We hear a lot about the things that are bad for your teeth, which means we’re not going to surprise anyone by saying that you ought to avoid sugary foods and beverages. It also probably won’t shake your world to hear, again, that sticky foods that hold onto your teeth can be particularly detrimental.
However, the connection between your oral health and the foods you eat does go a little further than that. In fact, if your diet is deficient in certain nutrients, it can be harder for your mouth to resist infections or heal after wounds or dental procedures.
Of course, it’s not all about “stay away from these foods,” or “beware of those drinks.” there are some foods and drinks that can actively protect your teeth and have a positive impact on your oral health.
- Chicken, cheese, and nuts
Foods like these are thought to have sufficient levels of calcium and phosphorus, which can help protect or even remineralize teeth. Cheese, for example, has enough calcium that it can protect your teeth from the acids in other foods. It can also help stimulate the flow of saliva, which counteracts some of the acids those foods leave behind.
- Firm fruits and vegetables
While we’re all aware that fruits and vegetables have a lot of great vitamins and minerals, they also have a lot of sugars. However, when you stick with firm fruits and vegetables like apples or celery, the high water content dilutes the effect.
They also stimulate flow of saliva and even contribute to scraping the plaque off your teeth while you’re eating them.
On a couple of related notes, research is suggesting that fresh cranberries can interrupt the bonding of oral bacteria before they form plaque. Just remember this is fresh cranberries. Dried cranberries, while a convenient and healthy snack, are very sticky and stick to your teeth. With the sugars in the fruit that can cause problems, so be sure to brush well after a snack like that.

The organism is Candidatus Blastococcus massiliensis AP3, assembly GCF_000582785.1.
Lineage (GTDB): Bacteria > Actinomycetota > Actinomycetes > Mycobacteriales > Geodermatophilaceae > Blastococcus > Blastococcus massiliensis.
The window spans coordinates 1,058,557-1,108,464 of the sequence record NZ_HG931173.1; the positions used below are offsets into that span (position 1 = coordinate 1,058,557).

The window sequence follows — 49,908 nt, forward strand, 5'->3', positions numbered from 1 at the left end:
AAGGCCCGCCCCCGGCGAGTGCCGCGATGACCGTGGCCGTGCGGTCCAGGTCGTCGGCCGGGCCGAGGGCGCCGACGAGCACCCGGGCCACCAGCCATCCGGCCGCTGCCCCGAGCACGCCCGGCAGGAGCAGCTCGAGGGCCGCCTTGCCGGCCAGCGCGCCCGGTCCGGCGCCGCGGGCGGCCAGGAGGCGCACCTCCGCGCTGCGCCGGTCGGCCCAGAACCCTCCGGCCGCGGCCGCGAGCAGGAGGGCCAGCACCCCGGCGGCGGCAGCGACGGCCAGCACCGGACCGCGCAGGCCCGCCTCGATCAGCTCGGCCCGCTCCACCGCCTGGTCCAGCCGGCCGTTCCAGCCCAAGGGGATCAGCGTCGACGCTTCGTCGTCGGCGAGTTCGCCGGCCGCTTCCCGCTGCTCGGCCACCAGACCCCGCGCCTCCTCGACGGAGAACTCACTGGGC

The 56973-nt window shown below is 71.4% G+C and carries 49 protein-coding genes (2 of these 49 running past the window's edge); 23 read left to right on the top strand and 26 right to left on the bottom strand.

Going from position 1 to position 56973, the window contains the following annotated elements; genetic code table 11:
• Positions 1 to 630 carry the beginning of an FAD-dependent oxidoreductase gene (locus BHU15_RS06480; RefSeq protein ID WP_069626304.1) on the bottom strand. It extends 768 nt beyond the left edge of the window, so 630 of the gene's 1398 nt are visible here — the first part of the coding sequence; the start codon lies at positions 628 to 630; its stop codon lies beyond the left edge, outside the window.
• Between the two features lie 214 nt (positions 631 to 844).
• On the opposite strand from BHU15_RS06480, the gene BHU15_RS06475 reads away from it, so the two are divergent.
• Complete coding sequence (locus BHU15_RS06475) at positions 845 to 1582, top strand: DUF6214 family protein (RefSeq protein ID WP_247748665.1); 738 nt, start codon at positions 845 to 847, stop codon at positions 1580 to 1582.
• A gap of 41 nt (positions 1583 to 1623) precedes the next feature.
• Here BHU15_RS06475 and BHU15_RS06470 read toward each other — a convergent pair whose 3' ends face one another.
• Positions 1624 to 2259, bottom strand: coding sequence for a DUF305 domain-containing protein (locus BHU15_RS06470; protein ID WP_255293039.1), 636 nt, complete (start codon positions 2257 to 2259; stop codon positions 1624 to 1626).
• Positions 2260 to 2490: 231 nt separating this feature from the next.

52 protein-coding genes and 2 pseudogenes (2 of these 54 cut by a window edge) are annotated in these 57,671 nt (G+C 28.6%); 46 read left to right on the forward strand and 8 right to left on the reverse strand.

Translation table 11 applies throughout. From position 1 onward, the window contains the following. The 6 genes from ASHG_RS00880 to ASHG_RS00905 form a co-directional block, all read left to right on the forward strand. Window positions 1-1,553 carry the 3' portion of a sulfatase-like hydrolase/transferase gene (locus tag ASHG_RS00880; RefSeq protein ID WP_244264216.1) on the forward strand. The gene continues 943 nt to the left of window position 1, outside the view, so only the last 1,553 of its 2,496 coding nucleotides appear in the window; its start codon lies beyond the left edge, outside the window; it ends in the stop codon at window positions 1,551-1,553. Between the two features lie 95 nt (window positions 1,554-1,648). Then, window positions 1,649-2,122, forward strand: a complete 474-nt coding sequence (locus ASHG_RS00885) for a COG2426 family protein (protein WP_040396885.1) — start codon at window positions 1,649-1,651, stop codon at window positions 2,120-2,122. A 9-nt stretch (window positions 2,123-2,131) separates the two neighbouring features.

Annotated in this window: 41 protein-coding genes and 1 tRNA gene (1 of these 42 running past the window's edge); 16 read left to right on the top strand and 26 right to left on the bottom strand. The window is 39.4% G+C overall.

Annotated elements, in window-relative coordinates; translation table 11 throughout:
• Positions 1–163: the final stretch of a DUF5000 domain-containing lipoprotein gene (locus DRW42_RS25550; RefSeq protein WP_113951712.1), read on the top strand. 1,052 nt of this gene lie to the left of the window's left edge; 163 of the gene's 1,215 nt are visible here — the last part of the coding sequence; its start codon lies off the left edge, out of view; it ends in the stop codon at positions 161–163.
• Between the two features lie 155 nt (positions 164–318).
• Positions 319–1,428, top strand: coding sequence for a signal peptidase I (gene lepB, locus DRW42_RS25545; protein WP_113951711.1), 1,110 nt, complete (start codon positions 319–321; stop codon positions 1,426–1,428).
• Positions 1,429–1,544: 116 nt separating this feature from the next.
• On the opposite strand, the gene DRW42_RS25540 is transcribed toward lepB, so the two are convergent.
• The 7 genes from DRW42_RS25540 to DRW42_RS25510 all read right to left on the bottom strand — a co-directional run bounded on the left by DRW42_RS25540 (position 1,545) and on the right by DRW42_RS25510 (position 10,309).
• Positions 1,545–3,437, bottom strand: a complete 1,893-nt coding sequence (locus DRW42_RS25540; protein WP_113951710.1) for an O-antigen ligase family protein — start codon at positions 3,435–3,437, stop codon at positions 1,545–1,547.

And as far as citrus fruits that are high in citric acid and sugar, they still have a lot of health benefits so eat them as part of a larger meal to minimize their acidic effect.
Milk is full of the calcium, potassium, and phosphorus that helps keep your teeth strong. On top of that, is also has vitamin D, which helps promote health teeth and bones. That means your teeth will be more stable and you can reduce the risk of losing them.
- Leafy Greens
The folic acid in leafy greens promotes healthy mouth structures because it supports general cell growth. Greens are also high in vitamin B, which can reduce irritation and painful cracking of the lips as well as inflammation of the tongue and other soft tissues in the mouth.
- Sugarless gum
Chewing sugarless gum after meals can be beneficial to your teeth because it helps clean off the food particles that get lodged there. It also helps generate saliva which can neutralize the effects of sugars and acids from food.
A lot of the information here probably isn’t that much of a surprise. In fact, all of these things that we’ve listed as good for your oral health are also good for your overall health and general wellbeing.
There’s a good reason for that.
Your dental health and your overall health are tied very closely together, so be sure to take some time and look at the things you eat regularly and see if you can add in some more tooth-healthy options.